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TMI ID= 222135
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2013 (4) TMI 331 - CESTAT AHMEDABAD

Cadila Healthcare Ltd. Versus CCE Ahmedabad

The issue involved in this case is regarding the discharge of differential duty which has been worked out by the lower authority based upon the difference between the theoretical yield and the actual yield as recorded by the appellant of a bulk drug intermediate. - Held that – It shows that the findings arrived at by the adjudicating authority are on the basis of assumptions and presumptions and in the absence of any independent evidence, cannot be upheld. Decision of the Tribunal in the case of Swati Polyester [2005 (8) ELT 216 (Tri. Mumbai)] would also be applicable in this case as the confirmation of the differential duty is based upon the assumption made. I find that the impugned order is unsustainable and is liable to be set aside. The impugned order is set aside and the appeal is allowed.

No.- Appeal No.E/1317/11

Dated.- January 31, 2013

Citations:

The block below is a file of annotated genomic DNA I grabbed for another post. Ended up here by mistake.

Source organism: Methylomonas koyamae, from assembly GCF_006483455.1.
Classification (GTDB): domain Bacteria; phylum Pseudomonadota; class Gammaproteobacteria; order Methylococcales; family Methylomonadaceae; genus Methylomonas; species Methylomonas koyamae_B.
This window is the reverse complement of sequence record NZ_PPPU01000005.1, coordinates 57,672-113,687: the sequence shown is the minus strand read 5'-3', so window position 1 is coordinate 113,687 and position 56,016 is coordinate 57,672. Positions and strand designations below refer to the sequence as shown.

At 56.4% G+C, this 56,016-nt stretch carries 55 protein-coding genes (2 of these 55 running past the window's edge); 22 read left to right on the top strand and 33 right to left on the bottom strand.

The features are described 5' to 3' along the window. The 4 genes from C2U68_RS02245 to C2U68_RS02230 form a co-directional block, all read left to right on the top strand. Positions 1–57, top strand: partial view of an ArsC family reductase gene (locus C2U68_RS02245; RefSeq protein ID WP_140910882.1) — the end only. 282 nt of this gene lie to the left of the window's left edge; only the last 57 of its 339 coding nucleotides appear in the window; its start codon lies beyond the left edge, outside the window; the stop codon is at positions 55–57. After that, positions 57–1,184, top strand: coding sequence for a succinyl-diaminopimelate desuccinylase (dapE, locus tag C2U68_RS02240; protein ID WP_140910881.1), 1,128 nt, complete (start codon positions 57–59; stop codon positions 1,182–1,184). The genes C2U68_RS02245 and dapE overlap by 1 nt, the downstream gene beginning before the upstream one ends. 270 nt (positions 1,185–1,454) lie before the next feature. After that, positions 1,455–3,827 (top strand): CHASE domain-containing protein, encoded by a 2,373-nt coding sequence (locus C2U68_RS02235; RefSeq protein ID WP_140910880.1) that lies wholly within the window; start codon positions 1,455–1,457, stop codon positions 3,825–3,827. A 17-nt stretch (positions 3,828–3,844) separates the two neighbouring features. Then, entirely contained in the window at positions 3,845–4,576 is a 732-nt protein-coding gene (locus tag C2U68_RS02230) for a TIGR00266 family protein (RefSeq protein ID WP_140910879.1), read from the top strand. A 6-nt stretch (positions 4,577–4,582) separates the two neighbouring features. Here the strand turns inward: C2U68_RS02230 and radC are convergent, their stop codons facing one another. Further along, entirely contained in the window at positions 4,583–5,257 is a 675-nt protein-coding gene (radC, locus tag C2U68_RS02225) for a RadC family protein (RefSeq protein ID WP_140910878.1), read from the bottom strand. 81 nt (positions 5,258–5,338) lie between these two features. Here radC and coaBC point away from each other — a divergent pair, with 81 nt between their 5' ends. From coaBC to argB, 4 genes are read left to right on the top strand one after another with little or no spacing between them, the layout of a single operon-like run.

1. Commissioner Versus Swati Polyster - 2007 (1) TMI 565 - GUJARAT HIGH COURT

  2. PCL OIL & SOLVENTS LTD. Versus COMMISSIONER OF CENTRAL EXCISE, VAPI - 2009 (2) TMI 645 - CESTAT, AHMEDABAD

  3. SUZLON FIBRES LTD. Versus COMMISSIONER OF CENTRAL EXCISE, SURAT - 2008 (8) TMI 609 - CESTAT, AHMEDABAD

  4. NAV KARNATAKA STEELS PVT. LTD. Versus COMMISSIONER OF C. EX., BELGAUM - 2007 (11) TMI 231 - CESTAT, BANGALORE

  5. HINDUSTAN COCA COLA BEVERAGES PVT. LTD. Versus COMMR. OF C. EX., THANE-I - 2006 (7) TMI 450 - CESTAT, MUMBAI

  6. SWATI POLYSTER Versus COMMISSIONER OF CENTRAL EXCISE, SURAT-I - 2005 (8) TMI 216 - CESTAT, MUMBAI

  7. GHODAVAT PAN MASALA PRODUCTS LTD. Versus COMMISSIONER OF C. EX., PUNE - 2003 (12) TMI 212 - CESTAT, MUMBAI

  8. PARLE BEVERAGES LTD. Versus COMMISSIONER OF C. EX., MUMBAI-I - 1998 (7) TMI 393 - CEGAT, MUMBAI

Hon'ble Mr. M.V. Ravindran, Member (Judicial)

For the Appellant: Shri J.C. Patel, Adv

For the Respondent: Shri M. Kutty, A.R.       

Per : Mr. M.V. Ravindran;

This appeal is directed against the order in appeal No.244/2011(Ahd-II)CE/PKJ/Commr(A)/Ahd, dt.10.08.11.